In Magic the Gathering, one of the smartest things one can do is wait until the last possible second to make a move. By being patience, and playing reactively, we can give ourselves the freedom to amend our plans as the situation changes. In addition, we ensure that our spells and abilities are played at the point where they are most effective.
For this reason, I opted to go back to Simic Flash once more. We played this deck once during the Core 2020 season, and though we lost some cards in the rotation to Eldraine, we also gained enough new tricks that the strategy is still viable.
You can check out the decklist here.
Just like before, our ideal is to ensure enough land drops that we can pay UUGG for our most valuable cards, Frilled Mystic and Nightpack Ambusher. Both of these four drops are close to the top of our curve, and each of them are still as valuable for the reason I described in my previous Simic Flash video.
And while we're lost critical pieces from the previous list like Merfolk Trickster, that were key for both tempo and board presence, we make up for that in other ways. Mainly, in both Brazen Borrower and Wildborn Preserver. Being able to bounce anything with Brazen Borrower allows us quite a bit of versatility, both in forcing our opponent to recast key pieces so they can be vulnerable to counter-magic, or removing key blockers to make our swings safe.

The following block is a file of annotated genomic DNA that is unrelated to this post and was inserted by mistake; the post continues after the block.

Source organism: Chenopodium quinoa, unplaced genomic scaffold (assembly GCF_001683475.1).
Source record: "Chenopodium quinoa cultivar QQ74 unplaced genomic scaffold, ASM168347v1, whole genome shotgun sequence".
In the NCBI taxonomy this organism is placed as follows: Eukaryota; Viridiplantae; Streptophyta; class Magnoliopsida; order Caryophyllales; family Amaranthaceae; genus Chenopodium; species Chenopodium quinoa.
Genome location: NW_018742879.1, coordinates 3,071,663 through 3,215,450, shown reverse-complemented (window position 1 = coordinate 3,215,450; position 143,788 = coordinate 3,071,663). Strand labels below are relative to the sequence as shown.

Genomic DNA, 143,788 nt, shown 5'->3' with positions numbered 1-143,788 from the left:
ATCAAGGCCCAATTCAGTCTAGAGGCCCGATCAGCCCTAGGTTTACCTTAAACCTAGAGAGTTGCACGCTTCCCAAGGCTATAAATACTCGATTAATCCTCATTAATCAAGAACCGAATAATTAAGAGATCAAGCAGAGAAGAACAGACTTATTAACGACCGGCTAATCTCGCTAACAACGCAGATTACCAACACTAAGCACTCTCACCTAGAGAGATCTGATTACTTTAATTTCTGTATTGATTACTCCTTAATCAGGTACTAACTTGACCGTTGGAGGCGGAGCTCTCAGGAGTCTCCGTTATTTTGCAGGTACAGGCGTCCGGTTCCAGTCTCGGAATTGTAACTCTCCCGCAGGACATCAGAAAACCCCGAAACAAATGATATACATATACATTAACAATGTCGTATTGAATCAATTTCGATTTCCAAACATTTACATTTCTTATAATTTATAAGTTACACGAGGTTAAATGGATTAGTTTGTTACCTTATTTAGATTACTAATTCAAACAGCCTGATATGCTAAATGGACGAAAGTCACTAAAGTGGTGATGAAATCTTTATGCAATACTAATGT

In addition, with the loss of Essence Scatter, we've ditched both it and Negate in favor of the more universal Quench. Artificially adding an additional two mana to a spell's cost can be effectively even in the late game, forcing our opponents off followup plays if not stopping them in their tracks outright. We've also thrown in Growth Spiral as a potential early play if we don't need the mana for anything else, that can help sift through our deck ever so slightly.
And while I like this deck, I can't help but wonder why it runs Nissa, Who Shakes the World in it's mainboard. In theory, it seems like it wants to use Nissa's mana doubling effect in conjunction with her +1 to keep mana open for the hordes of instant speed 2-drops we have access to. However, this isn't really the kind of deck that wants something that high on the curve, and I almost always found myself gravitating towards a better option. If it works for you, by all means, but I'm likely to change her out for some more counterspells or other tricks.
Being able to wait for our opponent gives us much leeway in how we respond to their plays. The deck does suffer slightly in this meta due to the threat of Teferi, Time Raveler. Most decks play him specifically to avoid being spammed by counter magic, so our first priority will always be keeping him off the board. If we can do that though, our effects way not be powerful, but they can force our adversaries off balance and give us the openings we need to finish them off.